Bacterial Virulence in Urinary Tract Infection

Infect Dis Clin North Am. 1997 Sep;11(3):513-29. doi: 10.1016/s0891-5520(05)70371-8.

Abstract

Urinary tract infections (UTI) are caused by a variety of gram-negative bacteria that ascend into the urinary tract and establish bacteriuria often at levels greater than or equal to 10(5) bacteria/ mL of urine. Escherichia coli dominate as the causative agent in all patient groups, with Staphylococcus saprophyticus as the second most common, accounting for about 10% to 30% of the infections in young adult women depending on the season. This article covers the pathogenesis and inflammatory response of UTI and the virulence factors of uropathogenic E. coli.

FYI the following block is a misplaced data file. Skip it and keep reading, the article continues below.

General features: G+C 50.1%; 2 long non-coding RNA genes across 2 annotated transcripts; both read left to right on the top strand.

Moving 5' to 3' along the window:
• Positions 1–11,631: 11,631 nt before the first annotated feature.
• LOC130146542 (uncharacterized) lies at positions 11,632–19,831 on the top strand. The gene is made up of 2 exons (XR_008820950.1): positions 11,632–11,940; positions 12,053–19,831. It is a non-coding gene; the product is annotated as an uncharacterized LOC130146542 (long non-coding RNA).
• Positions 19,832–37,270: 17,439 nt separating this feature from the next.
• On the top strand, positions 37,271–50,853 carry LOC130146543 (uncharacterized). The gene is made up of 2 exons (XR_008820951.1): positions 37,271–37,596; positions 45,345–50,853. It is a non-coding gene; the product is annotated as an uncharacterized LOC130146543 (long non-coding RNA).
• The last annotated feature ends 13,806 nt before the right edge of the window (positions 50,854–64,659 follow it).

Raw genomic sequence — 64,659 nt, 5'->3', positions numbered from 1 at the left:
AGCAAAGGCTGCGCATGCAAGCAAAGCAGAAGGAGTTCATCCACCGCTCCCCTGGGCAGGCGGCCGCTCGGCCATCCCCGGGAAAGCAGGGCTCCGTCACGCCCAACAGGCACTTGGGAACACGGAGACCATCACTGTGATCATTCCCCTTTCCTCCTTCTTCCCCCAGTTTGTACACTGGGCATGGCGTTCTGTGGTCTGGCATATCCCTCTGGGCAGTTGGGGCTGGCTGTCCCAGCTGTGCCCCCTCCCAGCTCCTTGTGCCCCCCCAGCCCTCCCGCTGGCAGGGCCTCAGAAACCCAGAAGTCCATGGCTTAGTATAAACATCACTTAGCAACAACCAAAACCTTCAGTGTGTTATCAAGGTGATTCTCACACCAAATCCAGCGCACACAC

Publication types

  • Review

MeSH terms

  • Adult
  • Clone Cells
  • Escherichia coli / genetics
  • Escherichia coli / metabolism
  • Escherichia coli / pathogenicity*
  • Escherichia coli Infections / immunology
  • Escherichia coli Infections / metabolism
  • Escherichia coli Infections / microbiology*
  • Female
  • Hemolysin Proteins / metabolism
  • Humans
  • Hydroxamic Acids / metabolism
  • Inflammation / microbiology
  • Lipopolysaccharides / metabolism
  • Polysaccharides, Bacterial / metabolism
  • Urinary Tract Infections / immunology
  • Urinary Tract Infections / metabolism
  • Urinary Tract Infections / microbiology*
  • Virulence

Substances

  • Hemolysin Proteins
  • Hydroxamic Acids
  • Lipopolysaccharides
  • Polysaccharides, Bacterial
  • aerobactin